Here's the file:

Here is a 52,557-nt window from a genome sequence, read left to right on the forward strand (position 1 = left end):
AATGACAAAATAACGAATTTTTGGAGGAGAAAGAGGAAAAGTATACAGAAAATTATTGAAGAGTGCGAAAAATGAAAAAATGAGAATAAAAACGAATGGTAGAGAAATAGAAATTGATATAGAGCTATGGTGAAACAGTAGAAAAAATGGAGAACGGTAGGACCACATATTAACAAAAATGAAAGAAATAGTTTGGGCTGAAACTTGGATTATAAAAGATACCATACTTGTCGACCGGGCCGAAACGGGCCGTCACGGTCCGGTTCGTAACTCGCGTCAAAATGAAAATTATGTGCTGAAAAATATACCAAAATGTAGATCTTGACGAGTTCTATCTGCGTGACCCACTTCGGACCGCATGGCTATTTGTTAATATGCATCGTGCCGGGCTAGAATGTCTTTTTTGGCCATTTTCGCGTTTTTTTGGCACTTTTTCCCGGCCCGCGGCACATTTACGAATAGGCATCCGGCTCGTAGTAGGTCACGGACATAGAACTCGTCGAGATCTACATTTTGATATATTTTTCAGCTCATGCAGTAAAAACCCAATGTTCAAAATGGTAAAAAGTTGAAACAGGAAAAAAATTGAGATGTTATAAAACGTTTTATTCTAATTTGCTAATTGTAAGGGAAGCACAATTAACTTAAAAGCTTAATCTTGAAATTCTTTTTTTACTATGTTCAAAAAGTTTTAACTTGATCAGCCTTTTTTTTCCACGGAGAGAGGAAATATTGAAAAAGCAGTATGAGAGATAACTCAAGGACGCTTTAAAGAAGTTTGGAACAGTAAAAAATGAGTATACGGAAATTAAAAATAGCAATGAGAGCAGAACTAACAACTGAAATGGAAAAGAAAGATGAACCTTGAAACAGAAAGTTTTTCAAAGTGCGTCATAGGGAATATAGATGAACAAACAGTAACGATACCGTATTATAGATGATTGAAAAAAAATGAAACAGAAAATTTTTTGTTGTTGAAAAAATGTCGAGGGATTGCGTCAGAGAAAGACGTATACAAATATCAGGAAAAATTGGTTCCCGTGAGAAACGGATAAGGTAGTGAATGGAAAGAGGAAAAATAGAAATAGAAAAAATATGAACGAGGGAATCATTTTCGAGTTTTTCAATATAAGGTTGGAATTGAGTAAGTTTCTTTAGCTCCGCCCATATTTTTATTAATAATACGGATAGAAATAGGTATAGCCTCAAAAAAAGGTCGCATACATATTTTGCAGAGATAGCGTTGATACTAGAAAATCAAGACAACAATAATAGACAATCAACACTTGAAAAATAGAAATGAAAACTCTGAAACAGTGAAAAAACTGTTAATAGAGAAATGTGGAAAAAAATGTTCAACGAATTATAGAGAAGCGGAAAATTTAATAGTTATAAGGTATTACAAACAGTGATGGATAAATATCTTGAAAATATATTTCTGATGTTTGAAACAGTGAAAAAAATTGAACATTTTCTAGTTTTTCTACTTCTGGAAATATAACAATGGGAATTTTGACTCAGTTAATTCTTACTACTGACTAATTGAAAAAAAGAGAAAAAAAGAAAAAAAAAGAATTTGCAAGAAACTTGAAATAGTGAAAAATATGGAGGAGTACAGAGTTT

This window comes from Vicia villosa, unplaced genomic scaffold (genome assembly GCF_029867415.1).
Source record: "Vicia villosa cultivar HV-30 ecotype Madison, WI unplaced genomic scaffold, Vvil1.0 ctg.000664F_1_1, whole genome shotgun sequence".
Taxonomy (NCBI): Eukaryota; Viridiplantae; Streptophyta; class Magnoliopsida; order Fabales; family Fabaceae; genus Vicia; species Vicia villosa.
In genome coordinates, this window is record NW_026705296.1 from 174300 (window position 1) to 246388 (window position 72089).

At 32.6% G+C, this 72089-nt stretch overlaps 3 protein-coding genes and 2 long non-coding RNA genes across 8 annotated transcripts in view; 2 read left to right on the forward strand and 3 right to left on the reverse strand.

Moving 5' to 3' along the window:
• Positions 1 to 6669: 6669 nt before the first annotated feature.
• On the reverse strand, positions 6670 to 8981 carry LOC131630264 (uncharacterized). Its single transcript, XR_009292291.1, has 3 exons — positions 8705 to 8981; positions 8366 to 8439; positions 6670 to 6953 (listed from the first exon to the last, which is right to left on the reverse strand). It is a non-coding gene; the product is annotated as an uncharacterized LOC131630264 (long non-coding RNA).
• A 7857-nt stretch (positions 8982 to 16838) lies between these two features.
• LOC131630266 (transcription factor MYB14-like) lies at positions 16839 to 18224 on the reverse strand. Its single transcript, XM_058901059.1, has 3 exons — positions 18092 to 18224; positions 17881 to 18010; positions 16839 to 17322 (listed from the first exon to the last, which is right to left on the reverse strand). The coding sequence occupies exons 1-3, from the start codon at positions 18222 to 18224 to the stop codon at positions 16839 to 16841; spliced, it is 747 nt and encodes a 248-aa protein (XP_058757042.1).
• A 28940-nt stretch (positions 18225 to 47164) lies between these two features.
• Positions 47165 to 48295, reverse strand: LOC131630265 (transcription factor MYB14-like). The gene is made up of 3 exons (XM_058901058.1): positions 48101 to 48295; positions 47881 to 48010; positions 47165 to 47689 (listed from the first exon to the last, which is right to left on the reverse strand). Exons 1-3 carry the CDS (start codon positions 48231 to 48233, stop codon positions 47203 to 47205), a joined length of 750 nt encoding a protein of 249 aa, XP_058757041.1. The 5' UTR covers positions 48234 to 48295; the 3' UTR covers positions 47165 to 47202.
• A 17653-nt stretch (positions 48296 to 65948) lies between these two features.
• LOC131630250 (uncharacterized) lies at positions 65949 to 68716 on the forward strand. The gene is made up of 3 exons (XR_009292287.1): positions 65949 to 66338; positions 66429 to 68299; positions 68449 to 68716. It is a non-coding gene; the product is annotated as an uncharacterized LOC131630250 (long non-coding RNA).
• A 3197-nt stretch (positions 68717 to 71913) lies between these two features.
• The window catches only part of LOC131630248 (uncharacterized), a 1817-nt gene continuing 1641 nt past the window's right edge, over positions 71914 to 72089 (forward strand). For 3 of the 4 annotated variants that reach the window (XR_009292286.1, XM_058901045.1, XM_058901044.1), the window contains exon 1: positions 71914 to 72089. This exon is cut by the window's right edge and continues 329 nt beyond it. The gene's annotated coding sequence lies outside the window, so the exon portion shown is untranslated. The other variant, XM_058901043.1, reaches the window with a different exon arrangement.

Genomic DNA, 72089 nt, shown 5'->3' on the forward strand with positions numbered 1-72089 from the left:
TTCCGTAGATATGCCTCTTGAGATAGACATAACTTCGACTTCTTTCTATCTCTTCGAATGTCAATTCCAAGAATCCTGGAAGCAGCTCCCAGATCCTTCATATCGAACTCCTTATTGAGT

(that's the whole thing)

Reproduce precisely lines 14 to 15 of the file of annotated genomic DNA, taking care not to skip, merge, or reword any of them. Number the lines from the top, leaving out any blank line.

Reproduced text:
• Positions 47165 to 48295, reverse strand: LOC131630265 (transcription factor MYB14-like). The gene is made up of 3 exons (XM_058901058.1): positions 48101 to 48295; positions 47881 to 48010; positions 47165 to 47689 (listed from the first exon to the last, which is right to left on the reverse strand). Exons 1-3 carry the CDS (start codon positions 48231 to 48233, stop codon positions 47203 to 47205), a joined length of 750 nt encoding a protein of 249 aa, XP_058757041.1. The 5' UTR covers positions 48234 to 48295; the 3' UTR covers positions 47165 to 47202.
• A 17653-nt stretch (positions 48296 to 65948) lies between these two features.